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SDC wrote: Mon Sep 21, 2020 4:53 pmEven if a monk were to fly into the sky, above the entire world and recite the entire Canon loud enough for every human to hear it, there will still be doubt because the listener still wouldn't know for sure. In the end, it must be verified through practice and effort.
No. There is no such verification. There is the process of aligning oneself, educating oneself, making oneself in line with the teachings. But there is no proof, no verification. It's misleading to use terms like "proof" and "verification" is such religious/spiritual context. We've been over that.
There is no choice but to start with inspiration, which should provide some degree of faith.
And yet Buddhists place the burden of inspiration on the person. And let's not forget how negatively Ven. NN talks about inspiration.
Don't forget how much you resent that people should expect anything from practicing Buddhists.
My point to pascal is that the distrust and doubt that he/she understands to be a public, external issue is inevitably a private, internal issue for anyone in pursuit of Dhamma. It is extensively addressed.
This is how religions/spiritualities place the whole burden of proof and responsibility on the individual person, thus making religion/spirituality an eminently particular, idiosyncratic, subjective matter, which, ironically, goes against the fundamental religious/spiritual idea that religion/spirituality is somehow about The Truth, the objective, suprapersonal, not merely-idiosyncratic truth.
SDC wrote: Tue Sep 22, 2020 2:14 pmWell said, and my point in this thread has been that there is no other choice but to recognize the act of faith.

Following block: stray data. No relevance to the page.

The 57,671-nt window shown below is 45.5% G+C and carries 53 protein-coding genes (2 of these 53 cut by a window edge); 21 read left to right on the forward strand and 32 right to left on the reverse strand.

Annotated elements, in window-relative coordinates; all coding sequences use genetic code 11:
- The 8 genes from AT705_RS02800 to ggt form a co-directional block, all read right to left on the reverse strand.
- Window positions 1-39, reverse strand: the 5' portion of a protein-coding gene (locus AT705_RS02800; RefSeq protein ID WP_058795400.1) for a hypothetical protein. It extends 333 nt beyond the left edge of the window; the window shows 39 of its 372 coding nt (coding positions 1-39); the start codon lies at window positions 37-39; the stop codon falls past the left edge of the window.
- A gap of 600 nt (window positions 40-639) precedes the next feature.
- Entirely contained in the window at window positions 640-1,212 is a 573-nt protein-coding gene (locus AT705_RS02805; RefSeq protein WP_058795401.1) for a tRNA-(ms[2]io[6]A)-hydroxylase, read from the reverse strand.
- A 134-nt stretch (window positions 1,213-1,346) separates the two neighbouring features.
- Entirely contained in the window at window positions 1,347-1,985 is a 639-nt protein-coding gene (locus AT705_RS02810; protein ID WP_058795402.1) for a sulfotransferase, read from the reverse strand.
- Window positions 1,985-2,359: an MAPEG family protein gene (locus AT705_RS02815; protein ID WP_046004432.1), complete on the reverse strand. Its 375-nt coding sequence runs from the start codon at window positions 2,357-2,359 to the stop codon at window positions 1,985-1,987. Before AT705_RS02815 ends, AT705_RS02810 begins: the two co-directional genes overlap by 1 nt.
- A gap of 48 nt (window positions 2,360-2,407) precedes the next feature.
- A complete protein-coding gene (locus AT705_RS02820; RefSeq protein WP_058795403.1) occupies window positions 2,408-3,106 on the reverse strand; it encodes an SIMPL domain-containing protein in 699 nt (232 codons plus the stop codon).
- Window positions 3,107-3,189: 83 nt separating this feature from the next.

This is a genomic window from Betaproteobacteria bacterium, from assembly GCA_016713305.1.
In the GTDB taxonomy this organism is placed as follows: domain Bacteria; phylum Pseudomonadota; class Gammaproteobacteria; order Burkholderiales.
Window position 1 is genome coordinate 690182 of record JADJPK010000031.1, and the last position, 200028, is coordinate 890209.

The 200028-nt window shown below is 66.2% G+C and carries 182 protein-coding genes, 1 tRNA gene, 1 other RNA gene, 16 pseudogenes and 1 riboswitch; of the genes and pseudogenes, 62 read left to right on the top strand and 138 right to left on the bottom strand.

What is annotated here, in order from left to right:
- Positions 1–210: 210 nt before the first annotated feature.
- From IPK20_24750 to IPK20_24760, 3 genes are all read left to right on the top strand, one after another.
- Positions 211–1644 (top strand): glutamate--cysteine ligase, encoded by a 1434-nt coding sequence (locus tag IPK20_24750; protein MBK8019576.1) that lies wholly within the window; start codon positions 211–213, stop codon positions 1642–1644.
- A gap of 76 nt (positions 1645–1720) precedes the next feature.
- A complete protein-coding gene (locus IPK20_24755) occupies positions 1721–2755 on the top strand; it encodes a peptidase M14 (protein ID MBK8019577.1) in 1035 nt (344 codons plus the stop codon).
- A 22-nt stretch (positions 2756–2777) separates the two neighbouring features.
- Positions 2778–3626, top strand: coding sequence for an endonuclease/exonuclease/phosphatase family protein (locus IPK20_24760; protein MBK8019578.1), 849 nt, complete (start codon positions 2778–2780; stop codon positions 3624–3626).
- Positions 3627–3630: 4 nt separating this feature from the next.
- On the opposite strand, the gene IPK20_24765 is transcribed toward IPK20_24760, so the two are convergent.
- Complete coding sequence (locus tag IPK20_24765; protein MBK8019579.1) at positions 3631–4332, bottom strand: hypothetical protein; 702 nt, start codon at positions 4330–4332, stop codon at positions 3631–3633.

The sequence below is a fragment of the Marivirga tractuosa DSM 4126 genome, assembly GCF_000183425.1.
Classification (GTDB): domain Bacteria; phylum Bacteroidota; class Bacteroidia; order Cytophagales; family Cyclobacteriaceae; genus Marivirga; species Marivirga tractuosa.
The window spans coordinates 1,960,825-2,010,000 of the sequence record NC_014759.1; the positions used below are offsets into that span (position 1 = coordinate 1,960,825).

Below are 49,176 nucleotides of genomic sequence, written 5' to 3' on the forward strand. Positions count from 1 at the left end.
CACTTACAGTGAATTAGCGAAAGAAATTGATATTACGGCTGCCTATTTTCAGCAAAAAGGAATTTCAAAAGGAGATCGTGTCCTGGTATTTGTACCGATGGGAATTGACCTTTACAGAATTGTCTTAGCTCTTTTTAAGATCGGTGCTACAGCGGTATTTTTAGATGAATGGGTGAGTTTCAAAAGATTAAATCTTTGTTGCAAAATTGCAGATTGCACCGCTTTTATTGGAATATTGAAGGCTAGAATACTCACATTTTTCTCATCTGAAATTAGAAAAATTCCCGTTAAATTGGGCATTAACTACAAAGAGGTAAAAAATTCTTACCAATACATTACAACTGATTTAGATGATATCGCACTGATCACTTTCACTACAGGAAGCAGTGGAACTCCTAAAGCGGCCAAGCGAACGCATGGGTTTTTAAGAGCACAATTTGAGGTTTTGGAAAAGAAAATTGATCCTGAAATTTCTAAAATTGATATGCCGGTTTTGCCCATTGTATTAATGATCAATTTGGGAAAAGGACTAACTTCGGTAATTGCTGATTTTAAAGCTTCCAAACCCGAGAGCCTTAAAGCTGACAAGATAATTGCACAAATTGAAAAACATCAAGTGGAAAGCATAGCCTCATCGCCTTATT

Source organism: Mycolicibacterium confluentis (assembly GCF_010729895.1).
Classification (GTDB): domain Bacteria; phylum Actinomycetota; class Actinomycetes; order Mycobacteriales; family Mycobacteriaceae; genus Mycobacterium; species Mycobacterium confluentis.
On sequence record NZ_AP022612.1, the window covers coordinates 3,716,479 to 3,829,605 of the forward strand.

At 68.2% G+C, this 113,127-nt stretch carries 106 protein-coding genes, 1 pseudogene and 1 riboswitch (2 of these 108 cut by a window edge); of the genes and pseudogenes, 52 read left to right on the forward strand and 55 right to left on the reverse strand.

Then why beat around the bush and talk about proofs in the pudding, experimenting, testing, and so on?
Trust is fundamentally impossible in a situation of non-knowledge, so the only option is to put something there in order to fill in the space.
Why would one do that? Why should one?

You're favorably describing a process that looks like a religious/spiritual variant of the Stockholm Syndrome: feeling trapped, taken hostage by one's religious/spiritual interest and desperately trying to make sense of one's situation and artificially developing a positive attitude toward it. Trying to make the best of one's situation, as it is. Which is economical, but still no reason to take for granted that what one has is The Truth.

Instead, the reality is that having some interest in Buddhism doesn't mean anything, it's not sufficient for anything. One also isn't chained to Buddhism by unbreakable chains.
Each person has there own criteria for what is inspirational and worth their time. Only when that criteria is met can a person begin to have interest enough to pursue it. I imagine it is important to many to see very popular teachers such as Masashi Sayādaw being able to meet that criteria, but such an expectation only reinforces the idea that excellence and greatness is available in droves throughout the contemporary Buddhist world. Unfortunately I've never found that to be the case, and although I do believe there are a handful of such excellent monastics, it will eventually come down to the work a person is willing to do in order to expose themselves to those themes found in the suttas. There is no external assurance profound enough to bypass that personal exposure.
Personal exposure will only be effective if the person already has some other things in place, notably, the conviction that "Buddhism is the real thing" or something to that effect.